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2017 Word of the Year

salpicon

/ˈsælpɪkən/
noun
1.
a mixture of chopped fish, meat, or vegetables in a sauce, used as fillings for croquettes, pastries, etc
Word Origin
C18: from French, from Spanish salpicar to sprinkle with salt
Collins English Dictionary - Complete & Unabridged 2012 Digital Edition
© William Collins Sons & Co. Ltd. 1979, 1986 © HarperCollins
Publishers 1998, 2000, 2003, 2005, 2006, 2007, 2009, 2012
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Examples from the Web for salpicon
Historical Examples
  • The salpicon given below may be used for filling, if preferred.

    The Century Cook Book Mary Ronald
  • This amount makes about a cupful of salpicon, which is enough for six patties.

    The Century Cook Book Mary Ronald
  • Fill with mushrooms, chicken livers, creamed chicken or any salpicon.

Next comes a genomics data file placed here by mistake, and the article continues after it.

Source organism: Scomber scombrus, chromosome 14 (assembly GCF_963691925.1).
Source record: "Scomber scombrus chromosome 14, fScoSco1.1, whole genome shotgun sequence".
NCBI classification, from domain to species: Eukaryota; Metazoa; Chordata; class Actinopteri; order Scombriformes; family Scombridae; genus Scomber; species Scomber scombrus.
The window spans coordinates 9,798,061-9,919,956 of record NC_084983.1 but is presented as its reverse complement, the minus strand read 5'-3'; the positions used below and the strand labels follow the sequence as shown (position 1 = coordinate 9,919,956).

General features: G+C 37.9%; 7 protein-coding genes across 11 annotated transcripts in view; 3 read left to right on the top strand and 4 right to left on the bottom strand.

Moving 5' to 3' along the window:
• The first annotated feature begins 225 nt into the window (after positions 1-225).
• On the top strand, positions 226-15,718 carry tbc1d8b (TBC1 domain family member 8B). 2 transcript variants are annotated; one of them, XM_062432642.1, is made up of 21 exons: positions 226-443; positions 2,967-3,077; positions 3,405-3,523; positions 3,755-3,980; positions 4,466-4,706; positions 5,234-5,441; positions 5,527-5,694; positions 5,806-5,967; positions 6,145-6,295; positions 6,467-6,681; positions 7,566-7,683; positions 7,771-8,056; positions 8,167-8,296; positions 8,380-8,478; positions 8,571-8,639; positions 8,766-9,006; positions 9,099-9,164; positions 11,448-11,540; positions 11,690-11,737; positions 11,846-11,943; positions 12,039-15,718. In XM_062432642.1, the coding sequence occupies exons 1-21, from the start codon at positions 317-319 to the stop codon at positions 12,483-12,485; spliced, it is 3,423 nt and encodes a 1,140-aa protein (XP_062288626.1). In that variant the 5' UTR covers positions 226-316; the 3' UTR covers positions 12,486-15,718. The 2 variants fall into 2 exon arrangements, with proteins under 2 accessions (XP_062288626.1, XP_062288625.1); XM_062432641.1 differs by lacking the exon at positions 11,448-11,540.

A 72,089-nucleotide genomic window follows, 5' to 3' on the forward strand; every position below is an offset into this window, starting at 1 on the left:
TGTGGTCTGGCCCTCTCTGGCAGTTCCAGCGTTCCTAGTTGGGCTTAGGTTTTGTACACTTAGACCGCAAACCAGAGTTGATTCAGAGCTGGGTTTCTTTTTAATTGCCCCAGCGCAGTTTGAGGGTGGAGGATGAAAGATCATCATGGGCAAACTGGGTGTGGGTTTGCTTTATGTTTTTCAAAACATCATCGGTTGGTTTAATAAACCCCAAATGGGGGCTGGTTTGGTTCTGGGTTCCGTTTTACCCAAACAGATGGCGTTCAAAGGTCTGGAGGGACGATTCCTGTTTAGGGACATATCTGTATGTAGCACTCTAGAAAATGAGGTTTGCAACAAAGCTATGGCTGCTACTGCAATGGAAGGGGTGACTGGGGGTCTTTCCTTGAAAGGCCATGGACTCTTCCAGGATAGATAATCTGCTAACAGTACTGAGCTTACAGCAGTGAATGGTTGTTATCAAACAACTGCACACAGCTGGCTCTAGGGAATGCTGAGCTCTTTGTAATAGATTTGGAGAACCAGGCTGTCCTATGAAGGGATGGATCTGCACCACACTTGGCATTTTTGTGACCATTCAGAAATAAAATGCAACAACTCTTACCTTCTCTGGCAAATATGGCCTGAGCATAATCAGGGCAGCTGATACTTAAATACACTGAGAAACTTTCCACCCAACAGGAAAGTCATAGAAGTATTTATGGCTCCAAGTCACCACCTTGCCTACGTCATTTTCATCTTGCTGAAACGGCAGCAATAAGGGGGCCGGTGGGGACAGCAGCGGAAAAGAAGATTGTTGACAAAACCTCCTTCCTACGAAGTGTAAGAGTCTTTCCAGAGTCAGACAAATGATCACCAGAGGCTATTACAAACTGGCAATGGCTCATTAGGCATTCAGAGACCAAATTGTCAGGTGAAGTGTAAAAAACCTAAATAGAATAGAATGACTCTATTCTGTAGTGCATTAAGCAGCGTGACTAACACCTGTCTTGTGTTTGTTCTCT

The Century Cook Book Mary Ronald
  • A mixture of fruits seasoned with sugar and wine is also called a salpicon.

    The Century Cook Book Mary Ronald
  • Timbales are forms of pastry or of forcemeat filled with salpicon.

    The Century Cook Book Mary Ronald
  • Truffles are used in decorating the molds and in the salpicon.

    The Century Cook Book Mary Ronald
  • Then fill with salpicon, and replace the cover, or small circle of paste.

    The Century Cook Book Mary Ronald
  • Moisten the salpicon with a good white sauce made with cream, a little lemon juice, pepper and salt.

  • A salpicon is a mixture of cooked meats, which are cut into dice and combined with a sauce, mushrooms, and truffles.

    The Century Cook Book Mary Ronald
  • The receipts below give the rules for making the pastry, forcemeat, and salpicon, and the combinations.

    The Century Cook Book Mary Ronald

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